One of the Publications of the Catholic Diocese of Christchurch newsletter publications is the “Te Putea” (the resource) newsletter. Phil Gourdie, the editor asked me to contribute the editorial to the most recent edition. This gave me a good opportunity to reflect on friendship and family in the life of people of faith. Here is my reflection.
Most “Te Putea” front-page reflections contributed by priests of our diocese over the years, have been addressed to “dear friends in our diocesan family.”
A couple of these words of greeting are especially worthy of our consideration, since our living encounter with Jesus Christ, the Word of God, gives our old, familiar, and often tired language, new meaning, focus and vitality. People of faith are able to appreciate the words “friends” and “family” in a new way. Dusty dictionary definitions of social and biological connections are powerless to communicate the beauty and depth of intimacy with God and with one another. The term “friendship” is often used of like-minded people who enjoy each other’s company and are agreeable. Such friends are fun. They don’t challenge us beyond our comforts. Neither do they disagree with us about what is important in life. Casual conversation with such companions fills free time and eases earthly ennui. The name “family” is often reduced to a blood or legal connection. Our blood relatives did not choose us. Neither did we choose our parents or children, our sisters or brothers.
Sadly the term “family” today, has little more stability than the common contemporary experience of fleeting friendship. Instead of turning to the architect of all life to define the meaning and possibilities for human relationships, we grasp at variations and adaptations, thus tampering with divine order.
With tragic consequences we disguise human vulnerability. We suppress the signs that are symptoms of human dysfunction. Without too much resistance (although albeit with much pain), people move from one family relationship to another without the God-centred vision that enables “till death do us part” commitment.
Our common diocesan “family” of “friends” marks people of Catholic faith as different. We are not a transient secular social society brought together by personal likes and dislikes or by common interests. Instead, we are the friends and family of Jesus Christ; that is, a family alive in the friendship of faith.
It is not our primary task as people of the parishes and chaplaincies of the diocese to create a community. Such a desire will be well intentioned. But our own efforts will ultimately falter and fail for the same reasons that secular structures rarely last beyond a few decades. Instead our prime task as the people of this local Catholic community of the Christchurch diocese, is to relax into the fact of our Easter faith: The Word of God, Jesus Christ has become flesh and, risen from the dead, dwells amongst us. Confident in this ultimate relationship that satisfies all human desires, we can now live lovingly as the friends and family of Jesus. In this divine relationship of love, our attitude to all human realities is transformed. Far from ignoring human structures of government and management, we allow Jesus to draw our vision beyond earthly systems. Instead of using money as a weapon of power or a god-like guarantor of security, we gift our time, talent and treasure to the one God, so offering ourselves and all we have to be transformed into tools for the building of God’s dwelling among us. We know that when we withhold our time, talent and treasure from friendships and family, these relationships immediately suffer and soon die. When we give to our friends and family without counting the cost, even when we feel like withholding, the relationships flourish once more. We call this self-transcending generosity, “love”. When we act against our moods of selfishness, and persevere in living with loving generosity towards our family and friends, it is not too long before the experience of peace and harmony in the relationship returns. This is love. This is the purpose of this resource, the “Te Putea” newsletter: to remind us of the goal of the Christchurch Diocese Foundation, the Catholic Development Fund, and the parish Thanksgiving Programmes.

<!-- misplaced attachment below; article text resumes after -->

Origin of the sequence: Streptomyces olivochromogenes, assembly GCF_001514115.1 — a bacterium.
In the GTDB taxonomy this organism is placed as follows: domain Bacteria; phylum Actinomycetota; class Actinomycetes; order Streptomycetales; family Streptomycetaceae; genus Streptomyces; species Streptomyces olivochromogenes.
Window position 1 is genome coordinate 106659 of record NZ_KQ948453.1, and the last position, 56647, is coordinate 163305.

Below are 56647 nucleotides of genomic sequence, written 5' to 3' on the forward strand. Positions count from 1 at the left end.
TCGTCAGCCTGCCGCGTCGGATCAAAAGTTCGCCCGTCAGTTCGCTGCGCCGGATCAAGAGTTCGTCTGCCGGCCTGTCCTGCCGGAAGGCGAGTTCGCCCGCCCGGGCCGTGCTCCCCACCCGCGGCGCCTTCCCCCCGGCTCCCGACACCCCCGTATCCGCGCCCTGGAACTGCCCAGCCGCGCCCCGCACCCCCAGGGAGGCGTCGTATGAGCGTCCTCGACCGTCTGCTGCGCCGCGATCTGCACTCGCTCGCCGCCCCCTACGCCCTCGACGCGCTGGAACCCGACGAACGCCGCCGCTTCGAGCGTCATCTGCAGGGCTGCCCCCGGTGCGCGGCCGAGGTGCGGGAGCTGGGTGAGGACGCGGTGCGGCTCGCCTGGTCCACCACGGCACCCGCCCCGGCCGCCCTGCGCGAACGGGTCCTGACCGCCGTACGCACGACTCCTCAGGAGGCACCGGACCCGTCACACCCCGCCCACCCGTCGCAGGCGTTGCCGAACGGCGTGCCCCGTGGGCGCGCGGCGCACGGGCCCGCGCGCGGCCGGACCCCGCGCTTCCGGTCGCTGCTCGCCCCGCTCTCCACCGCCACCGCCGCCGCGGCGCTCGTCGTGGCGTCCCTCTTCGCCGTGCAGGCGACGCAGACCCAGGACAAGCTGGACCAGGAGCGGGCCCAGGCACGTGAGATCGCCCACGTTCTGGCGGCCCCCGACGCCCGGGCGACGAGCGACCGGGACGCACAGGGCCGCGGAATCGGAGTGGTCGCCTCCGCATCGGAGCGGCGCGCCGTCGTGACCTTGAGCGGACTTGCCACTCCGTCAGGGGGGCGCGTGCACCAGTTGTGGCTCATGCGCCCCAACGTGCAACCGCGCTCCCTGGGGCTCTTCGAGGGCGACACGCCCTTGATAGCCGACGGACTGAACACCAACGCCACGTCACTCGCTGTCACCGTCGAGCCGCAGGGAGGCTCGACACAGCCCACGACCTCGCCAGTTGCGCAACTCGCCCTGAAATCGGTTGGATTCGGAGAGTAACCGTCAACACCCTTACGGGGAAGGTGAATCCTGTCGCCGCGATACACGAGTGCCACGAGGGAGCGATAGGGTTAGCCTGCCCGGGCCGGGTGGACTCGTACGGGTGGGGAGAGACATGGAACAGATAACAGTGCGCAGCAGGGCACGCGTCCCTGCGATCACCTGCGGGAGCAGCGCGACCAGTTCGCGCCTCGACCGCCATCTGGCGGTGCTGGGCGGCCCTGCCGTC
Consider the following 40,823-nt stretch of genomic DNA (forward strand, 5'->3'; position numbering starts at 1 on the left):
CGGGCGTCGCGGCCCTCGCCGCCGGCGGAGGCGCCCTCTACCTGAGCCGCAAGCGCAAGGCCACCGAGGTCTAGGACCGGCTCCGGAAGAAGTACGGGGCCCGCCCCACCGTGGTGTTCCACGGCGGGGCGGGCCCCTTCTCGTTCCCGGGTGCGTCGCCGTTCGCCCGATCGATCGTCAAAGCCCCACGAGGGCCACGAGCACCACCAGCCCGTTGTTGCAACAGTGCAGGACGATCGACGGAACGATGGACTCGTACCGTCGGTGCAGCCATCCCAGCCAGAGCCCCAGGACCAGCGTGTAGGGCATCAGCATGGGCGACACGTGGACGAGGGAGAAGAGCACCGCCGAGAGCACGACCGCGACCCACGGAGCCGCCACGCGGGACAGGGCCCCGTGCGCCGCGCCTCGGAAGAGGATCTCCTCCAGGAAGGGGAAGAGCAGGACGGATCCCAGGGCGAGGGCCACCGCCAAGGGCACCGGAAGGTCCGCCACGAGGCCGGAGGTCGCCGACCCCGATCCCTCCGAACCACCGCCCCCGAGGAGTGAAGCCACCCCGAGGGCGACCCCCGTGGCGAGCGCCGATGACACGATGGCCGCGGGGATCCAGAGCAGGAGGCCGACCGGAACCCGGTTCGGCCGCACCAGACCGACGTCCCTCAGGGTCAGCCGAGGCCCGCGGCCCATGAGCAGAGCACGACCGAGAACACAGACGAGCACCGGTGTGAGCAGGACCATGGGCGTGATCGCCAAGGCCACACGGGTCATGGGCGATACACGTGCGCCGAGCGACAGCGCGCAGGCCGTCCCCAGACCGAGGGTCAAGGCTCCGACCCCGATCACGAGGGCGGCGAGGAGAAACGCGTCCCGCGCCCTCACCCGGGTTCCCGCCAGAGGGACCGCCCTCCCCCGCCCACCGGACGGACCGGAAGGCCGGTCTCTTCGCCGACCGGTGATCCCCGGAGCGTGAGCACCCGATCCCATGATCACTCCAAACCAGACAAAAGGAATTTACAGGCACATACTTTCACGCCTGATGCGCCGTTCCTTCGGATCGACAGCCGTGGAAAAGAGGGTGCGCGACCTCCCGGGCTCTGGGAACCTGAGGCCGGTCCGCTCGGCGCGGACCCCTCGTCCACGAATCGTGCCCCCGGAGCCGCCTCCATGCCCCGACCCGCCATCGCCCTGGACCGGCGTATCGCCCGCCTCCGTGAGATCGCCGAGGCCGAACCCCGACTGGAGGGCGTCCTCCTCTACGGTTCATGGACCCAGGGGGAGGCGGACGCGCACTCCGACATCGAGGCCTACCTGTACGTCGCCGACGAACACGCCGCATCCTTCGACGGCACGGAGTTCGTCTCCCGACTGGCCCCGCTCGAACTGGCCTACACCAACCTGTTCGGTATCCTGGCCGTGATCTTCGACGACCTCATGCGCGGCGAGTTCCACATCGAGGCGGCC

To these diocesan vehicles of the mission of Jesus Christ among us, let us bring the generous gifts that are characteristic of our family life and friendships; that is, our time, talent and treasure.
I love this piece – thanks. While I would never undermine the importance of our blood/earthly families, with all their joys and responsibilities, belonging to the family of Jesus is totally definitive for me. It gives me life. I also notice that when people don’t come to church they cite “family” as the reason and I wonder if in some strange way that could be the new idolatry…